When you consider that nearly three quarters of Australians are now on social media, it’s clear this is more than just a passing fad.

The social media landscape in Australia continues to evolve rapidly for both consumers and businesses. When you consider that nearly three quarters of Australians are now on social media, it’s clear this is more than just a passing fad.

Indeed, Australians are now spending more than half a day per week (12.5 hours) on Facebook alone, up four hours from last year. This should be a wake-up call for businesses that aren’t yet on social media – this is where your customers are, and this is where you can engage with them.

This is especially pertinent considering frequency of access is increasing, with most consumers accessing social media sites every day or multiple times per day. And it seems like many businesses are taking notice, with an upsurge in the number with a social media presence for all business sizes (31% to 48% for SMBs, and 56% to 79% for large businesses). 

Of those not yet on social, a significant number plan on establishing a presence within the next year, highlighting that many businesses sense the risk of being left behind. There is still a gap, though, in how frequently consumers are using and engaging with social media as compared to businesses. This disconnect is a key opportunity for Australian businesses to get an edge on their competitors.

Social media is one of the only digital avenues where businesses can have a two-way communication with customers, giving them the opportunity to receive feedback, monitor sentiment and build a relatable brand personality. They can do all of this with minimal marketing spend, making social media one of the easiest and most cost effective channels to get in front of customers.

It’s important businesses consider how consumers are accessing social media when considering their approach. For the first time ever, smartphones are the most popular device owned by consumers, having eclipsed laptops. When creating content, businesses must take into consideration where, when and how their audience is going to absorb that information and have a “mobile first” mentality.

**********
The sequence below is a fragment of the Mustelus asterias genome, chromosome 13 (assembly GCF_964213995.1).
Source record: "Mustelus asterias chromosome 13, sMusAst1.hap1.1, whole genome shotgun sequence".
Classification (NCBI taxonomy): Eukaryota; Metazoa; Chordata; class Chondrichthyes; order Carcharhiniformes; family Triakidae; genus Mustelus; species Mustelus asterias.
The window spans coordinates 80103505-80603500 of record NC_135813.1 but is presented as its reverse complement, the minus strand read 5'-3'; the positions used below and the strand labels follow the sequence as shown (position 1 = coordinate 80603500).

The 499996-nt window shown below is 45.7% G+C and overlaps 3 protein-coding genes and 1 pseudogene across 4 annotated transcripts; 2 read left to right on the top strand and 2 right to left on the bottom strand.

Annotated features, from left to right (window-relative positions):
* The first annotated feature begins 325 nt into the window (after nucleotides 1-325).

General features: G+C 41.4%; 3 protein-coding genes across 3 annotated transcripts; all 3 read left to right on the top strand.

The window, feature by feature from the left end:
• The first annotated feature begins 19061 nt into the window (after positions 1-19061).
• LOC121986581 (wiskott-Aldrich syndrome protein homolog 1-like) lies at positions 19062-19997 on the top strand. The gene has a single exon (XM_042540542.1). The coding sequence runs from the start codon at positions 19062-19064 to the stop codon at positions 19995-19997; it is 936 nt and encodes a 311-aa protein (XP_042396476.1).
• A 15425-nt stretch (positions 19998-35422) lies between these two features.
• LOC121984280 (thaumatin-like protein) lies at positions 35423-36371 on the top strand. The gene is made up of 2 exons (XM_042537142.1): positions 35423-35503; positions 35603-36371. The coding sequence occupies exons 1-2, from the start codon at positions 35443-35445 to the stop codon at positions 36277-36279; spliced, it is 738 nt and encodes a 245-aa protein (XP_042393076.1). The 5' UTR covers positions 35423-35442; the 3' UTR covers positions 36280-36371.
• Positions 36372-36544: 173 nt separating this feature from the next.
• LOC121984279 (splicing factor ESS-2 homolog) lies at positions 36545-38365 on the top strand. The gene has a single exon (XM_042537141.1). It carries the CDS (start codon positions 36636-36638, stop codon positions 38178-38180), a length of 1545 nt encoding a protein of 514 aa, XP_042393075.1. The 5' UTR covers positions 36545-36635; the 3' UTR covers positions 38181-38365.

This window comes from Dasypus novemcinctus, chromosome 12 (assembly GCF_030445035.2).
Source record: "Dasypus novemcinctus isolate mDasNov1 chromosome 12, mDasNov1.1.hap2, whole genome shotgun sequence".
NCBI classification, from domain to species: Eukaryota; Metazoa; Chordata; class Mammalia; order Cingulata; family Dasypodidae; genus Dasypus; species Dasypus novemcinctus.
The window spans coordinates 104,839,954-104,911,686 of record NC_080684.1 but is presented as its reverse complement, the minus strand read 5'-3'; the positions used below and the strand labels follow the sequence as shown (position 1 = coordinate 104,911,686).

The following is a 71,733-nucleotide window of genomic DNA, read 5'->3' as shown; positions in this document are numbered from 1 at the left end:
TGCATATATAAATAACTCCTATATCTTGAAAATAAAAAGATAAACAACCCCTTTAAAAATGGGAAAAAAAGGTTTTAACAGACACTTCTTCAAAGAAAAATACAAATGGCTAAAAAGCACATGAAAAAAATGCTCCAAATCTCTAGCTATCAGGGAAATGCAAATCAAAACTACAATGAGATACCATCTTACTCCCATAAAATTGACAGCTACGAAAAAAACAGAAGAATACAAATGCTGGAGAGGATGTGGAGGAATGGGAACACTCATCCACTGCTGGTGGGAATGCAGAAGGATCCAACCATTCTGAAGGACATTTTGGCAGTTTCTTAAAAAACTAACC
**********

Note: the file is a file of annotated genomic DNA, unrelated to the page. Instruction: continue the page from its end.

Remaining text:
But beyond optimising content for mobile, businesses should first have a clear understanding of who their target audience is. Younger people are still using social media differently to the older demographic, with a definite skew towards more visual platforms like Facebook, Instagram and Snapchat for 18 to 29 year olds, and LinkedIn and Google+ for 40 to 49 year olds.

Consumers can be overwhelmed by the amount of content appearing in their feeds, and it’s no secret that the state of social media in 2016 means many platforms appear to give preference to brands that pay the most money for their content to be seen. With this in mind, it’s more important than ever to ensure the content you produce – whether it be organic or paid – provides something of value to your audience.

Large businesses appear to understand this importance, with more than twice as many measuring their return on investment for social media as last year (29% to 61%). However, ROI measurement remains very low amongst SMBs (21% for small and 27% for medium).

Maintaining a business presence on social media is likely to be even more data driven in the future, with a range of new tools coming on line to help businesses manage their social media presence. By choosing the right tools and the right partners, there are some fantastic opportunities for savvy small business owners to stand out and succeed on social.

We hope you enjoy the 2016 Sensis Social Media Report – please follow us on Facebook, Twitter and LinkedIn to share key insights, and join in the discussion using #SensisSocial.

Alice Mentiplay is General Manager Digital at Sensis 

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